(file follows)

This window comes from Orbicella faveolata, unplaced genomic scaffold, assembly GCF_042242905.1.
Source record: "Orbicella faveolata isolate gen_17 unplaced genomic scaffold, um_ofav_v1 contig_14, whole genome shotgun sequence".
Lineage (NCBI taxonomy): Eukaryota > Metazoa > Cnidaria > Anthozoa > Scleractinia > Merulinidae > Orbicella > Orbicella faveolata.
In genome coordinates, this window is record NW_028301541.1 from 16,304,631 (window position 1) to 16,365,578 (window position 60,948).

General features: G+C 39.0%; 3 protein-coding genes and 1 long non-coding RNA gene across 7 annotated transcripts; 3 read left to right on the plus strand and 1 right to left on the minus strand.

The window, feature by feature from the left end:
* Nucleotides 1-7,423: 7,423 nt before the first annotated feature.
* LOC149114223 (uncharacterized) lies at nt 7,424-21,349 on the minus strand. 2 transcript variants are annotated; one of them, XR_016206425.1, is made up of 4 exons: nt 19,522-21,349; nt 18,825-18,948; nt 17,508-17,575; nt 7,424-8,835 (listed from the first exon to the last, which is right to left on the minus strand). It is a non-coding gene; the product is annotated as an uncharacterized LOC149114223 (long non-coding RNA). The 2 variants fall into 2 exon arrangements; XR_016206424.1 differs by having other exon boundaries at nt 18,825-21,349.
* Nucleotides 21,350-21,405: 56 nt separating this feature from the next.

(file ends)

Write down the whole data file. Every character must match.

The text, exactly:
This window comes from Orbicella faveolata, unplaced genomic scaffold, assembly GCF_042242905.1.
Source record: "Orbicella faveolata isolate gen_17 unplaced genomic scaffold, um_ofav_v1 contig_14, whole genome shotgun sequence".
Lineage (NCBI taxonomy): Eukaryota > Metazoa > Cnidaria > Anthozoa > Scleractinia > Merulinidae > Orbicella > Orbicella faveolata.
In genome coordinates, this window is record NW_028301541.1 from 16,304,631 (window position 1) to 16,365,578 (window position 60,948).

General features: G+C 39.0%; 3 protein-coding genes and 1 long non-coding RNA gene across 7 annotated transcripts; 3 read left to right on the plus strand and 1 right to left on the minus strand.

The window, feature by feature from the left end:
* Nucleotides 1-7,423: 7,423 nt before the first annotated feature.
* LOC149114223 (uncharacterized) lies at nt 7,424-21,349 on the minus strand. 2 transcript variants are annotated; one of them, XR_016206425.1, is made up of 4 exons: nt 19,522-21,349; nt 18,825-18,948; nt 17,508-17,575; nt 7,424-8,835 (listed from the first exon to the last, which is right to left on the minus strand). It is a non-coding gene; the product is annotated as an uncharacterized LOC149114223 (long non-coding RNA). The 2 variants fall into 2 exon arrangements; XR_016206424.1 differs by having other exon boundaries at nt 18,825-21,349.
* Nucleotides 21,350-21,405: 56 nt separating this feature from the next.